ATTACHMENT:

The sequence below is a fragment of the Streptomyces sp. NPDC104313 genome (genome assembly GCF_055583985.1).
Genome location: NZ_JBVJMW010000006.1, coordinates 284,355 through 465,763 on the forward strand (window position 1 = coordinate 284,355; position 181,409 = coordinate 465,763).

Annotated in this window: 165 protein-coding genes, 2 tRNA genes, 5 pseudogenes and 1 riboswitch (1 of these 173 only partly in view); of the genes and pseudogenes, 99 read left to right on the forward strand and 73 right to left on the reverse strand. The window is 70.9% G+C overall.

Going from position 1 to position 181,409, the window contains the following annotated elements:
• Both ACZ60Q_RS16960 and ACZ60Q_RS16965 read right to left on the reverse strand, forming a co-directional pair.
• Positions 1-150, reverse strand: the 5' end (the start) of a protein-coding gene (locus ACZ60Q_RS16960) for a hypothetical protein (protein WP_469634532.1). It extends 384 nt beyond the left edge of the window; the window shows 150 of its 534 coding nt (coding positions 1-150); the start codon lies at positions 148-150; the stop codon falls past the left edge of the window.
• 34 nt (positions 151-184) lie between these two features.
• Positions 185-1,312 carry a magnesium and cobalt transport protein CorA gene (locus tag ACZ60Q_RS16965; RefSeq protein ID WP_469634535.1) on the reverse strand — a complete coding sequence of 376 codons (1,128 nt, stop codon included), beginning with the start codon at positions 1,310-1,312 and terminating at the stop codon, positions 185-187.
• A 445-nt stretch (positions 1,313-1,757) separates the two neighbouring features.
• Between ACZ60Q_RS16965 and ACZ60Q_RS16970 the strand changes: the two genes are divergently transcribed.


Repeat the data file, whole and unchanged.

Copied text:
The sequence below is a fragment of the Streptomyces sp. NPDC104313 genome (genome assembly GCF_055583985.1).
Genome location: NZ_JBVJMW010000006.1, coordinates 284,355 through 465,763 on the forward strand (window position 1 = coordinate 284,355; position 181,409 = coordinate 465,763).

Annotated in this window: 165 protein-coding genes, 2 tRNA genes, 5 pseudogenes and 1 riboswitch (1 of these 173 only partly in view); of the genes and pseudogenes, 99 read left to right on the forward strand and 73 right to left on the reverse strand. The window is 70.9% G+C overall.

Going from position 1 to position 181,409, the window contains the following annotated elements:
• Both ACZ60Q_RS16960 and ACZ60Q_RS16965 read right to left on the reverse strand, forming a co-directional pair.
• Positions 1-150, reverse strand: the 5' end (the start) of a protein-coding gene (locus ACZ60Q_RS16960) for a hypothetical protein (protein WP_469634532.1). It extends 384 nt beyond the left edge of the window; the window shows 150 of its 534 coding nt (coding positions 1-150); the start codon lies at positions 148-150; the stop codon falls past the left edge of the window.
• 34 nt (positions 151-184) lie between these two features.
• Positions 185-1,312 carry a magnesium and cobalt transport protein CorA gene (locus tag ACZ60Q_RS16965; RefSeq protein ID WP_469634535.1) on the reverse strand — a complete coding sequence of 376 codons (1,128 nt, stop codon included), beginning with the start codon at positions 1,310-1,312 and terminating at the stop codon, positions 185-187.
• A 445-nt stretch (positions 1,313-1,757) separates the two neighbouring features.
• Between ACZ60Q_RS16965 and ACZ60Q_RS16970 the strand changes: the two genes are divergently transcribed.